Birch Bay group takes serious look at incorporation
By Jack Kintner
Birch Bay will take a serious look at incorporation in the next six months thanks to a grant from Whatcom County that the Birch Bay Steering Committee has used to hire incorporation consultants Berk and Associates of Seattle.
According to economist Brett Sheckler, the staff person that Berk and Associates has assigned to the Birch Bay study, the goal is not to advocate for or against incorporation but to provide what he called a “foundation of factual information that people can work from.” There can be a lot of disagreement and discussion that’s helpful if you can first agree on the basic facts, Sheckler said.
the dates for the meetings had not been set by press time,
Sheckler said that he expects things to begin in a matter
About half the potentially incorporated areas that Berk and Associates have worked with ended up rejecting incorporation, he said. Others, such as the city of Sammamish east of Seattle, rejected it once but then voted for it after a more focused examination of the question under the leadership of Sheckler’s group.
The study will be conducted by the incorporation subcommittee of the Birch Bay Steering Committee, the group responsible for developing the Birch Bay subarea plan that Whatcom County approved in September of 2004. Since then the steering committee, through several subcommittees, has been working on implementing various aspects of the plan, including the question of incorporation.
The incorporation subcommittee normally meets the first Monday of the month at 7 p.m. Sheckler said that while the meeting schedule the subcommittee will use to work with Berk and Associates has yet to be set, he expects there to be monthly meetings during the six-month time period specified in the grant. Some of this will be decided at the initial meeting where the group will “finalize some details and the handling of some logistics,” he said.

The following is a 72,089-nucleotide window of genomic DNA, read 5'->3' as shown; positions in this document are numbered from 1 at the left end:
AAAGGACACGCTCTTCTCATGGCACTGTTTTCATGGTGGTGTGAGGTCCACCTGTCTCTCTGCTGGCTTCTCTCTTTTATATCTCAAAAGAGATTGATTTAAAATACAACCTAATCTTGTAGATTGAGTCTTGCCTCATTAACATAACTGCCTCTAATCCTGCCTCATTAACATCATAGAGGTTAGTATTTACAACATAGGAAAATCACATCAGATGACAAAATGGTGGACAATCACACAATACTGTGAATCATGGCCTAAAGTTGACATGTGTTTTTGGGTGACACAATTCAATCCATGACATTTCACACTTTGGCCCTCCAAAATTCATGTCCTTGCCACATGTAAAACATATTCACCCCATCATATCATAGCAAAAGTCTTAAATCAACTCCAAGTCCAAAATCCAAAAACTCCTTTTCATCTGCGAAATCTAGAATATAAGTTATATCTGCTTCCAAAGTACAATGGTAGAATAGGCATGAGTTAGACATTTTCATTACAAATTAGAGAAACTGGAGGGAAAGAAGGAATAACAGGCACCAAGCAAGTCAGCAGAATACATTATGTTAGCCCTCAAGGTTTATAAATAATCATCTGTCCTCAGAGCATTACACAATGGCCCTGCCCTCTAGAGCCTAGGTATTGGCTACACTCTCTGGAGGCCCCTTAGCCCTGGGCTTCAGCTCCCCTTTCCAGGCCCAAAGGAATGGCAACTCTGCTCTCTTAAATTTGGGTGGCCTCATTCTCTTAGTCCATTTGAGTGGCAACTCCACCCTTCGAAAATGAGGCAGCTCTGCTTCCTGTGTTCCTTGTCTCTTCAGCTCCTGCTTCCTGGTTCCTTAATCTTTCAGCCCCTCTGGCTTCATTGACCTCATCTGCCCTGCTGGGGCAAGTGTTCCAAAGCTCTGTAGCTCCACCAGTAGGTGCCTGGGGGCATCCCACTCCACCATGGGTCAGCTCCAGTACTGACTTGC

Subcommittee member Blair Murray said that the group cannot extend the time spent with the consultant without changing the grant, so there is a sense among subcommittee members of wanting to get through the process in a timely fashion. “But the goal is to hear from everyone, so there will be mechanisms in place to do that, such as open meetings where anyone may speak and perhaps a public comment period at other times.”
Sheckler agreed, saying that one reason
the study was set to begin in the summer was to be able
to include non-voting landowners in the discussions, “people
like the Canadians or people from out of the county who
are registered to vote somewhere else.” A survey
in 2000 determined that about 33 percent of the property
owners were Canadian.
Sheckler also suggested down-loading a copy of the municipal incorporation guide put out by the public non-profit Municipal Research and Services Center in Seattle and which is available on-line.
There is a link to the site and more information at the Birch Bay information website at www.birchbayinfo.org. The Municipal
Incorporation Guide is available at www.birchbayinfo.org/images/Municipal_Inc_Guide06.pdf.